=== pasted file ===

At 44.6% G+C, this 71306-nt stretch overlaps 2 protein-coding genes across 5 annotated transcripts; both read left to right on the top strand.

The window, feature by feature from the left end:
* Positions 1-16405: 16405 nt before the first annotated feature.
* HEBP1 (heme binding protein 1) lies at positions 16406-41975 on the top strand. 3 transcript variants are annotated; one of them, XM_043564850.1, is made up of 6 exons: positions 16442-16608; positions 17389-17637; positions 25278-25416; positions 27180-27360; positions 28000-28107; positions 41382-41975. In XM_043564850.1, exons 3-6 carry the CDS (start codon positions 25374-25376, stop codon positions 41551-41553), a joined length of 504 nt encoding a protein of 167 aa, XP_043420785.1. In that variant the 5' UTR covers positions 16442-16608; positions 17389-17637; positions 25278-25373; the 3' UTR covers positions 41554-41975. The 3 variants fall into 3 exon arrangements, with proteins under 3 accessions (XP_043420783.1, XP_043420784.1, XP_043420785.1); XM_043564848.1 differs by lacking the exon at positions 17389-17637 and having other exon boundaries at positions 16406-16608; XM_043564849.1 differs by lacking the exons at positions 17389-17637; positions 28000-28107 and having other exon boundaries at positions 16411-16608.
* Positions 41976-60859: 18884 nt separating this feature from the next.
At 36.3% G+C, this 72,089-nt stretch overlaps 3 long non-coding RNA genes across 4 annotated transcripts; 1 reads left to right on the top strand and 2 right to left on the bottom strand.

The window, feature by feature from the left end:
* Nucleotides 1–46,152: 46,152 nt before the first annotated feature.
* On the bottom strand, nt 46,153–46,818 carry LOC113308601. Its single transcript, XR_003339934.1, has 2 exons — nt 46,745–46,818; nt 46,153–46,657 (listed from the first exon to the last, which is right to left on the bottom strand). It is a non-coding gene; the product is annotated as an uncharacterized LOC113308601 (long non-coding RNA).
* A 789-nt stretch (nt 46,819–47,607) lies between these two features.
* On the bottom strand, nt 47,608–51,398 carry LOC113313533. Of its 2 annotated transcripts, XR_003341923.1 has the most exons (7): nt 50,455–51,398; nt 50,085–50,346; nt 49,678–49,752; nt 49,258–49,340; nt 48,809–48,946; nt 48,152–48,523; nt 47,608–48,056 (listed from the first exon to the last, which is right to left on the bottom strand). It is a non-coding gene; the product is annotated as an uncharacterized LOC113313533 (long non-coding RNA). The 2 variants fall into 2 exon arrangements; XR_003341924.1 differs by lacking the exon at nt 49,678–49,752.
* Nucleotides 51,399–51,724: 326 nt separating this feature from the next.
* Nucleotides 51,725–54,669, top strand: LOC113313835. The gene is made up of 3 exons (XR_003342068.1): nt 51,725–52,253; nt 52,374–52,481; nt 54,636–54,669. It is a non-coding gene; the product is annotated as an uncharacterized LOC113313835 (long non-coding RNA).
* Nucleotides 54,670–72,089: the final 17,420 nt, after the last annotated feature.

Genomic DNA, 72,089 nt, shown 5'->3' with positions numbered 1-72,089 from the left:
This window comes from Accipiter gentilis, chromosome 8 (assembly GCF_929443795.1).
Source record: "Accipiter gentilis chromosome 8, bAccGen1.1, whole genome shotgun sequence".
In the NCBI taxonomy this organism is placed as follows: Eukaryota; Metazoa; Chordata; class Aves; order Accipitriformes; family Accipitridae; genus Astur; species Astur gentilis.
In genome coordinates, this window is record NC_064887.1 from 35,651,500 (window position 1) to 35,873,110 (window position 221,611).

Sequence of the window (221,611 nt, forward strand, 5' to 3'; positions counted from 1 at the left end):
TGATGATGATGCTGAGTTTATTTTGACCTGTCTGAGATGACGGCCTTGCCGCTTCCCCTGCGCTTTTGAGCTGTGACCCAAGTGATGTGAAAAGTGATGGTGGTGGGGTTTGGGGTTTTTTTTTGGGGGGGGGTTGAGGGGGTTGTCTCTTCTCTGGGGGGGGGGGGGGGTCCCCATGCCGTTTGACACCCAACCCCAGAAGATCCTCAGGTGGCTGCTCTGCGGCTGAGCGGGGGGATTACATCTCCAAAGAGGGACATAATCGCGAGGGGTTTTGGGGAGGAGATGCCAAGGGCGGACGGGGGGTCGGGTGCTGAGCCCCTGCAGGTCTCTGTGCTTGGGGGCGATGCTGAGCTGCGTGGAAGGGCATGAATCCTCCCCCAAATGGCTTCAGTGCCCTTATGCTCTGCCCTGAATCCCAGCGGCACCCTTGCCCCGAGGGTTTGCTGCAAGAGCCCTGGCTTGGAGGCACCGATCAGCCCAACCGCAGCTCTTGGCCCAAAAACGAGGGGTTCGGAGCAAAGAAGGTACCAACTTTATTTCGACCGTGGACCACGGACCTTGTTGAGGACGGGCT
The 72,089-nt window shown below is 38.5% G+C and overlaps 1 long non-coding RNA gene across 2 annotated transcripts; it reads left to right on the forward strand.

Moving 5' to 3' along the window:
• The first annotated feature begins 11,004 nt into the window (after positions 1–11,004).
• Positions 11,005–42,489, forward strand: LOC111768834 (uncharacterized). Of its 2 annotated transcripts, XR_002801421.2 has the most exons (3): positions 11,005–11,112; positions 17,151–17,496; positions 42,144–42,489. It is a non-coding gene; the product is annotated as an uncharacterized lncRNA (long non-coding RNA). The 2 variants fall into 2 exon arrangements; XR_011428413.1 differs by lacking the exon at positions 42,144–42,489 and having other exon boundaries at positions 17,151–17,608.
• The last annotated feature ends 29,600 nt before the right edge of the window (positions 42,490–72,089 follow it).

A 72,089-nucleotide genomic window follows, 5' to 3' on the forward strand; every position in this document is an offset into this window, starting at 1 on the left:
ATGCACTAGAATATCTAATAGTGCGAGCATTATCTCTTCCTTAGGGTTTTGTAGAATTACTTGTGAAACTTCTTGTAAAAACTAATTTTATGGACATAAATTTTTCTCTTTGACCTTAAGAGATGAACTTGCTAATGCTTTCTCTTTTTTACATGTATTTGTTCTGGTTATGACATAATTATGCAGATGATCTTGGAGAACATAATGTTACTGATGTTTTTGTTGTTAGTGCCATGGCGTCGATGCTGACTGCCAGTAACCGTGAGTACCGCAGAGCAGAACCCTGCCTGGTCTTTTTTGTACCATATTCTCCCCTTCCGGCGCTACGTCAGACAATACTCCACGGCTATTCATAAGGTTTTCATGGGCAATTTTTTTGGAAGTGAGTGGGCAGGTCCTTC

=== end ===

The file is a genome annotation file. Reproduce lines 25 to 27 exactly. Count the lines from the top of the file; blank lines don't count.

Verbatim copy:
• Positions 11,005–42,489, forward strand: LOC111768834 (uncharacterized). Of its 2 annotated transcripts, XR_002801421.2 has the most exons (3): positions 11,005–11,112; positions 17,151–17,496; positions 42,144–42,489. It is a non-coding gene; the product is annotated as an uncharacterized lncRNA (long non-coding RNA). The 2 variants fall into 2 exon arrangements; XR_011428413.1 differs by lacking the exon at positions 42,144–42,489 and having other exon boundaries at positions 17,151–17,608.
• The last annotated feature ends 29,600 nt before the right edge of the window (positions 42,490–72,089 follow it).

A 72,089-nucleotide genomic window follows, 5' to 3' on the forward strand; every position in this document is an offset into this window, starting at 1 on the left: